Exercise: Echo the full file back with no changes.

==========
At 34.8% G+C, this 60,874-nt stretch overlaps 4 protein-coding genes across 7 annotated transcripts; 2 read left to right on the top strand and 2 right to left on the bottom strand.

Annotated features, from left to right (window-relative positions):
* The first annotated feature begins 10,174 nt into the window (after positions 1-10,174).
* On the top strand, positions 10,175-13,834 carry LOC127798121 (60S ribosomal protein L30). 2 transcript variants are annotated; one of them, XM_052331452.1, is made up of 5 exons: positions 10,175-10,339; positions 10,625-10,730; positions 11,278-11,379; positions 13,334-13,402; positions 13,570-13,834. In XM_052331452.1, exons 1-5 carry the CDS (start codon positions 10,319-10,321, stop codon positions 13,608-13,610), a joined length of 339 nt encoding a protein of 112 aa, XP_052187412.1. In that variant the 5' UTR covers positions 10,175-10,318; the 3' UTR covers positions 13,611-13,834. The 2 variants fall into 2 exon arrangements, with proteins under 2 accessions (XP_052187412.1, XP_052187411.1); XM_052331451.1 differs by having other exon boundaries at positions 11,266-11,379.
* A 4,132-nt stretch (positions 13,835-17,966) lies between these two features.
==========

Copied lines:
At 34.8% G+C, this 60,874-nt stretch overlaps 4 protein-coding genes across 7 annotated transcripts; 2 read left to right on the top strand and 2 right to left on the bottom strand.

Annotated features, from left to right (window-relative positions):
* The first annotated feature begins 10,174 nt into the window (after positions 1-10,174).
* On the top strand, positions 10,175-13,834 carry LOC127798121 (60S ribosomal protein L30). 2 transcript variants are annotated; one of them, XM_052331452.1, is made up of 5 exons: positions 10,175-10,339; positions 10,625-10,730; positions 11,278-11,379; positions 13,334-13,402; positions 13,570-13,834. In XM_052331452.1, exons 1-5 carry the CDS (start codon positions 10,319-10,321, stop codon positions 13,608-13,610), a joined length of 339 nt encoding a protein of 112 aa, XP_052187412.1. In that variant the 5' UTR covers positions 10,175-10,318; the 3' UTR covers positions 13,611-13,834. The 2 variants fall into 2 exon arrangements, with proteins under 2 accessions (XP_052187412.1, XP_052187411.1); XM_052331451.1 differs by having other exon boundaries at positions 11,266-11,379.
* A 4,132-nt stretch (positions 13,835-17,966) lies between these two features.